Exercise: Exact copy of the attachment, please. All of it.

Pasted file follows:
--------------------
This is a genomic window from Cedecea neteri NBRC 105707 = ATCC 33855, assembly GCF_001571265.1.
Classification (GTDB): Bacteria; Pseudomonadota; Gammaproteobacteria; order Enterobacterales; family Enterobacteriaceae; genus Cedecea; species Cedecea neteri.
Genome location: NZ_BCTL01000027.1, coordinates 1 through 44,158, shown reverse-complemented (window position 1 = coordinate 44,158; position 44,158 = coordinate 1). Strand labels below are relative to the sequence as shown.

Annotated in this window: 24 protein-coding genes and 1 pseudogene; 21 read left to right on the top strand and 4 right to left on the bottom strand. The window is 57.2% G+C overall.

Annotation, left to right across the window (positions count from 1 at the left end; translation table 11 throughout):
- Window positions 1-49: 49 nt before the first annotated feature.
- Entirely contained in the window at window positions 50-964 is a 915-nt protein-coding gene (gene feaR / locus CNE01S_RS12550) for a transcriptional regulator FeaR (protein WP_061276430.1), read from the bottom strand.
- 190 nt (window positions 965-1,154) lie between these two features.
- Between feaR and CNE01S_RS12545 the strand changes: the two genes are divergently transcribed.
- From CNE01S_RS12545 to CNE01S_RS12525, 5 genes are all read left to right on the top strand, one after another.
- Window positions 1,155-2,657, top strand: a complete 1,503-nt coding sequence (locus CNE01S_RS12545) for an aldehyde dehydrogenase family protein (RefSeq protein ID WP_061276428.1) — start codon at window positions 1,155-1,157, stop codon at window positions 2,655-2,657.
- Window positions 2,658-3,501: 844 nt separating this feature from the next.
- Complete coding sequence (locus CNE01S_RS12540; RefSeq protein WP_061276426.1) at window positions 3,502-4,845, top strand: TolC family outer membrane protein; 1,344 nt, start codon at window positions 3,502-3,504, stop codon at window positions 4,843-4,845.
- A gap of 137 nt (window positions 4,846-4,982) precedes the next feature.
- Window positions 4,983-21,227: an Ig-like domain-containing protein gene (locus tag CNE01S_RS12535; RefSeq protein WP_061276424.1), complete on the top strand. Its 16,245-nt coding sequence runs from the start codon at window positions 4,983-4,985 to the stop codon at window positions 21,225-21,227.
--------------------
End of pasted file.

This is a genomic window from Cedecea neteri NBRC 105707 = ATCC 33855, assembly GCF_001571265.1.
Classification (GTDB): Bacteria; Pseudomonadota; Gammaproteobacteria; order Enterobacterales; family Enterobacteriaceae; genus Cedecea; species Cedecea neteri.
Genome location: NZ_BCTL01000027.1, coordinates 1 through 44,158, shown reverse-complemented (window position 1 = coordinate 44,158; position 44,158 = coordinate 1). Strand labels below are relative to the sequence as shown.

Annotated in this window: 24 protein-coding genes and 1 pseudogene; 21 read left to right on the top strand and 4 right to left on the bottom strand. The window is 57.2% G+C overall.

Annotation, left to right across the window (positions count from 1 at the left end; translation table 11 throughout):
- Window positions 1-49: 49 nt before the first annotated feature.
- Entirely contained in the window at window positions 50-964 is a 915-nt protein-coding gene (gene feaR / locus CNE01S_RS12550) for a transcriptional regulator FeaR (protein WP_061276430.1), read from the bottom strand.
- 190 nt (window positions 965-1,154) lie between these two features.
- Between feaR and CNE01S_RS12545 the strand changes: the two genes are divergently transcribed.
- From CNE01S_RS12545 to CNE01S_RS12525, 5 genes are all read left to right on the top strand, one after another.
- Window positions 1,155-2,657, top strand: a complete 1,503-nt coding sequence (locus CNE01S_RS12545) for an aldehyde dehydrogenase family protein (RefSeq protein ID WP_061276428.1) — start codon at window positions 1,155-1,157, stop codon at window positions 2,655-2,657.
- Window positions 2,658-3,501: 844 nt separating this feature from the next.
- Complete coding sequence (locus CNE01S_RS12540; RefSeq protein WP_061276426.1) at window positions 3,502-4,845, top strand: TolC family outer membrane protein; 1,344 nt, start codon at window positions 3,502-3,504, stop codon at window positions 4,843-4,845.
- A gap of 137 nt (window positions 4,846-4,982) precedes the next feature.
- Window positions 4,983-21,227: an Ig-like domain-containing protein gene (locus tag CNE01S_RS12535; RefSeq protein WP_061276424.1), complete on the top strand. Its 16,245-nt coding sequence runs from the start codon at window positions 4,983-4,985 to the stop codon at window positions 21,225-21,227.